Application Note 17 - Navigational Equipment

Application Note 17 - Navigational Equipment

What is Stabilant 22?
Stabilant 22 is an initially non-conductive block polymer which when used in a thin film between metal contacts becomes conductive under the effect of an electrical field. This occurs at an electric field gradient such that the material will remain non-conductive between adjacent contacts in a multiple pin environment. In addition, Stabilant 22 exhibits surfactant action, as well as lubrication ability providing a single component resident solution to virtually all contact problems.

When applied to electromechanical contacts, Stabilant 22 can provide the connection reliability of a soldered joint without bonding the contact surfaces.

What are its uses in avionics and navigational equipment?
Stabilant 22 can be used wherever electrical contacts are used, whether this is in connectors, or in switches. Whether it's ground, marine, or airborne applications, the number of places where Stabilant 22/22A or 22E, can be employed are almost too numerous to list.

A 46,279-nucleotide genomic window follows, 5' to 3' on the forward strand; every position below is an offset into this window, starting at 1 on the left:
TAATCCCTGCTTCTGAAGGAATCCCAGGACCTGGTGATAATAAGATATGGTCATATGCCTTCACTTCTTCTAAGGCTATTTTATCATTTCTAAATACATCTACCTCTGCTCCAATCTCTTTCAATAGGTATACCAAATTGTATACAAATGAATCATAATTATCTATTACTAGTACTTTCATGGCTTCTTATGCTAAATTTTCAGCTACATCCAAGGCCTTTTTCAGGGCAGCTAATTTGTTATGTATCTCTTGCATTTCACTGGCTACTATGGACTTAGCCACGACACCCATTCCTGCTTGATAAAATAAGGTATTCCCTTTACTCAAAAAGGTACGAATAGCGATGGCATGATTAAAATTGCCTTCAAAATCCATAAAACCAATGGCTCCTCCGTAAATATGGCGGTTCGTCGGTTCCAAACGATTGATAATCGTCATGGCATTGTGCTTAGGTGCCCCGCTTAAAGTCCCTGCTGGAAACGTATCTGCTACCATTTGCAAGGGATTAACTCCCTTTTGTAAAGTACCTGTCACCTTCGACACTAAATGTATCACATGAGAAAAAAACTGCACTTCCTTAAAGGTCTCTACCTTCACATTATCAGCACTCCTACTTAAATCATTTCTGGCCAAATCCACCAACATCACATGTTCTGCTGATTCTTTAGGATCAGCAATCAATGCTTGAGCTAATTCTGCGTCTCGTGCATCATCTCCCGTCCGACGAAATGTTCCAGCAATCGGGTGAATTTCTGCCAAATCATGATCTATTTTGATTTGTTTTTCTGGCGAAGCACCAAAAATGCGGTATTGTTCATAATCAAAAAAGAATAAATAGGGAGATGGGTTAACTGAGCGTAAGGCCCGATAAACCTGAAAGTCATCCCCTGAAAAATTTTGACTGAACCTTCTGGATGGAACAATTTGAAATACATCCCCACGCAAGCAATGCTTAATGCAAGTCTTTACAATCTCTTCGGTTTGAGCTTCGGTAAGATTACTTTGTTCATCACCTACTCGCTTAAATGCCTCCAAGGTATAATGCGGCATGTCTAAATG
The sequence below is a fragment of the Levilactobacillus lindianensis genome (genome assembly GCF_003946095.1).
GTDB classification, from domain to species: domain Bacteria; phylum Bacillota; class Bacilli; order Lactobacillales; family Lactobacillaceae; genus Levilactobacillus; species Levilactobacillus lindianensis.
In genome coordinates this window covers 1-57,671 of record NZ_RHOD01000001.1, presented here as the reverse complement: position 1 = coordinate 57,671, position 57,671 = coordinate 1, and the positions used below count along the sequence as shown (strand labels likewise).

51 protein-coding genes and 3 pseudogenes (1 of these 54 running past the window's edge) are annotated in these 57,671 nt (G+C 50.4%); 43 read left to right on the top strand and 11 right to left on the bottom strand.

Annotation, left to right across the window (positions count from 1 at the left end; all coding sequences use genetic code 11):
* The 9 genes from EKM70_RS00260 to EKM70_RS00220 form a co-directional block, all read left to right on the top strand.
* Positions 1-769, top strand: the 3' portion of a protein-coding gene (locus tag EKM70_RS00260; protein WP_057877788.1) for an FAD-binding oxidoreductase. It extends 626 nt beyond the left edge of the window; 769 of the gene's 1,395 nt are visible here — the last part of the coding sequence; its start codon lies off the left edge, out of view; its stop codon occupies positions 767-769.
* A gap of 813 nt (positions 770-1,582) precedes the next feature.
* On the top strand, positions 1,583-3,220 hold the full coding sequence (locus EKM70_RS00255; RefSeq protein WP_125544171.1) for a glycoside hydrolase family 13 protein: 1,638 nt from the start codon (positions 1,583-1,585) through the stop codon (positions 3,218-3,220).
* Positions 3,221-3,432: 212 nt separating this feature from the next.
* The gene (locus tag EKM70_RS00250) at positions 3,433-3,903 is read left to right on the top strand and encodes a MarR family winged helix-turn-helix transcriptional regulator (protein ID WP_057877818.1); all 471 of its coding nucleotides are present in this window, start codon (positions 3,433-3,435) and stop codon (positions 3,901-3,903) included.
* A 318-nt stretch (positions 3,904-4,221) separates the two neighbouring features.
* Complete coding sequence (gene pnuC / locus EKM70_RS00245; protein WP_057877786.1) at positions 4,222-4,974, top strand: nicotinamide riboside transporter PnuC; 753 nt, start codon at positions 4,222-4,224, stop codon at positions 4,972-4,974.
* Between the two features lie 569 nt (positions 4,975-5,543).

As any avionics technician can well attest, one of the major problems in avionics, has been that equipment that performs flawlessly on the service bench, often fails where-installed in the aircraft. This usually involves connector or wiring harness failures, these are a difficult thing to service for the technician who is often faced with working in hard-to-reach places, and expensive to the aircraft operator as well, because the aircraft is tied up during this service. Although the reduction in power requirements and the use of more complex integrated circuits has enabled avionic equipment manufacturers to reduce the size of the equipment. In this case, many installations can be handle with a one-package-unit. This permits manufacturers to offer a host of new feature on both commercial and general aviation avionics. But, as any technician or aircraft operator well knows, these improvements have not been totally free of problems.

While some of the connector problems have been moved from the previously complicated multi-chassis aircraft harness, into the equipment itself, where the complexity of the circuitry together with the very-low current levels in the contacts has increased the connector-related service problems! The use of microprocessors in avionics has made it much easier for a host of extra features to be added; once the microprocessor is there, because implementation of these features is simply a matter of adding the extra routines to the internal software (via the ROM or EPROM)> This type of system is more prone to "crashing" because of a contact problem.